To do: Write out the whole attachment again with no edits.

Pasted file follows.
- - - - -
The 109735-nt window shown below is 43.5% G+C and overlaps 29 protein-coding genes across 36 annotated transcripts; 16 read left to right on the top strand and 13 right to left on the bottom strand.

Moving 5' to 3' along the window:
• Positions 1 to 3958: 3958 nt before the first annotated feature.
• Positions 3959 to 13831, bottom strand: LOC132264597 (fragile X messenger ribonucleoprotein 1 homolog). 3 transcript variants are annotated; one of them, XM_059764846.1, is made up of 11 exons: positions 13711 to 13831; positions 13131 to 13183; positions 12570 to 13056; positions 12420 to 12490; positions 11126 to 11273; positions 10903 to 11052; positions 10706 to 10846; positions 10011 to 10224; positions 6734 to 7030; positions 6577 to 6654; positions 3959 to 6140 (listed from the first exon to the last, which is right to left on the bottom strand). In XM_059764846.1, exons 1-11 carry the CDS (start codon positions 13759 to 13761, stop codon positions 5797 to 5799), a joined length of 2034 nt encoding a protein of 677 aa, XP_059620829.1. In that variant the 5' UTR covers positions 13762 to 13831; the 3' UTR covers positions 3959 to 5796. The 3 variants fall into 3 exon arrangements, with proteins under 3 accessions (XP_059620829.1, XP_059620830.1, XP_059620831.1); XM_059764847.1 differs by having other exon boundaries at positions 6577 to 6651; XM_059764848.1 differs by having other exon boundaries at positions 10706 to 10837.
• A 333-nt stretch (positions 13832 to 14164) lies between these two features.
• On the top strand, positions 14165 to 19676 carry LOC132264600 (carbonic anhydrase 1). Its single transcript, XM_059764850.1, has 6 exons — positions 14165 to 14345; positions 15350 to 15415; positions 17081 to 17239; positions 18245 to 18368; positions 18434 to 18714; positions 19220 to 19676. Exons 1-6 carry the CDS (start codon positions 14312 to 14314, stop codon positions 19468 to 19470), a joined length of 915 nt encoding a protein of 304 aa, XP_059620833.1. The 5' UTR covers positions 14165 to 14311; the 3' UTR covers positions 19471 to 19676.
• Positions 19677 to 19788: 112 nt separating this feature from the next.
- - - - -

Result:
The 109735-nt window shown below is 43.5% G+C and overlaps 29 protein-coding genes across 36 annotated transcripts; 16 read left to right on the top strand and 13 right to left on the bottom strand.

Moving 5' to 3' along the window:
• Positions 1 to 3958: 3958 nt before the first annotated feature.
• Positions 3959 to 13831, bottom strand: LOC132264597 (fragile X messenger ribonucleoprotein 1 homolog). 3 transcript variants are annotated; one of them, XM_059764846.1, is made up of 11 exons: positions 13711 to 13831; positions 13131 to 13183; positions 12570 to 13056; positions 12420 to 12490; positions 11126 to 11273; positions 10903 to 11052; positions 10706 to 10846; positions 10011 to 10224; positions 6734 to 7030; positions 6577 to 6654; positions 3959 to 6140 (listed from the first exon to the last, which is right to left on the bottom strand). In XM_059764846.1, exons 1-11 carry the CDS (start codon positions 13759 to 13761, stop codon positions 5797 to 5799), a joined length of 2034 nt encoding a protein of 677 aa, XP_059620829.1. In that variant the 5' UTR covers positions 13762 to 13831; the 3' UTR covers positions 3959 to 5796. The 3 variants fall into 3 exon arrangements, with proteins under 3 accessions (XP_059620829.1, XP_059620830.1, XP_059620831.1); XM_059764847.1 differs by having other exon boundaries at positions 6577 to 6651; XM_059764848.1 differs by having other exon boundaries at positions 10706 to 10837.
• A 333-nt stretch (positions 13832 to 14164) lies between these two features.
• On the top strand, positions 14165 to 19676 carry LOC132264600 (carbonic anhydrase 1). Its single transcript, XM_059764850.1, has 6 exons — positions 14165 to 14345; positions 15350 to 15415; positions 17081 to 17239; positions 18245 to 18368; positions 18434 to 18714; positions 19220 to 19676. Exons 1-6 carry the CDS (start codon positions 14312 to 14314, stop codon positions 19468 to 19470), a joined length of 915 nt encoding a protein of 304 aa, XP_059620833.1. The 5' UTR covers positions 14165 to 14311; the 3' UTR covers positions 19471 to 19676.
• Positions 19677 to 19788: 112 nt separating this feature from the next.